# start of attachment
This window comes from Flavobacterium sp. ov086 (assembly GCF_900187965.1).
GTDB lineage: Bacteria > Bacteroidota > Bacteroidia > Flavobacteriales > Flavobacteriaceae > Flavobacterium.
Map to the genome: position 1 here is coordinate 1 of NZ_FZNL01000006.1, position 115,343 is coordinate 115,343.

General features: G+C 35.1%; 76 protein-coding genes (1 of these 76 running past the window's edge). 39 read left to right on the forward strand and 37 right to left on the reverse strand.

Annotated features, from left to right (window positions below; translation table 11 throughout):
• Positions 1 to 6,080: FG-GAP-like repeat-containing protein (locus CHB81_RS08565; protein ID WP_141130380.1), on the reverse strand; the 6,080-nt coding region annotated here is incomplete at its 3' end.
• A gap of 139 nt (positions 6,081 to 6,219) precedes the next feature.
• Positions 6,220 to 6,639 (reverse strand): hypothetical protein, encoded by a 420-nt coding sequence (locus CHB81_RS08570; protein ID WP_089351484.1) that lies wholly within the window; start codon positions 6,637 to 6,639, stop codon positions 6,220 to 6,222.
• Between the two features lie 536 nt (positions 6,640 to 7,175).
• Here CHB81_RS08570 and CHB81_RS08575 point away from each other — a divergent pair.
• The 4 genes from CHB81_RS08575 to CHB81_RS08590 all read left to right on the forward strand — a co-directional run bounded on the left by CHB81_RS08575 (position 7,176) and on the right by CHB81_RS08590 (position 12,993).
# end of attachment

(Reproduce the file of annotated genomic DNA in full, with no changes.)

This window comes from Flavobacterium sp. ov086 (assembly GCF_900187965.1).
GTDB lineage: Bacteria > Bacteroidota > Bacteroidia > Flavobacteriales > Flavobacteriaceae > Flavobacterium.
Map to the genome: position 1 here is coordinate 1 of NZ_FZNL01000006.1, position 115,343 is coordinate 115,343.

General features: G+C 35.1%; 76 protein-coding genes (1 of these 76 running past the window's edge). 39 read left to right on the forward strand and 37 right to left on the reverse strand.

Annotated features, from left to right (window positions below; translation table 11 throughout):
• Positions 1 to 6,080: FG-GAP-like repeat-containing protein (locus CHB81_RS08565; protein ID WP_141130380.1), on the reverse strand; the 6,080-nt coding region annotated here is incomplete at its 3' end.
• A gap of 139 nt (positions 6,081 to 6,219) precedes the next feature.
• Positions 6,220 to 6,639 (reverse strand): hypothetical protein, encoded by a 420-nt coding sequence (locus CHB81_RS08570; protein ID WP_089351484.1) that lies wholly within the window; start codon positions 6,637 to 6,639, stop codon positions 6,220 to 6,222.
• Between the two features lie 536 nt (positions 6,640 to 7,175).
• Here CHB81_RS08570 and CHB81_RS08575 point away from each other — a divergent pair.
• The 4 genes from CHB81_RS08575 to CHB81_RS08590 all read left to right on the forward strand — a co-directional run bounded on the left by CHB81_RS08575 (position 7,176) and on the right by CHB81_RS08590 (position 12,993).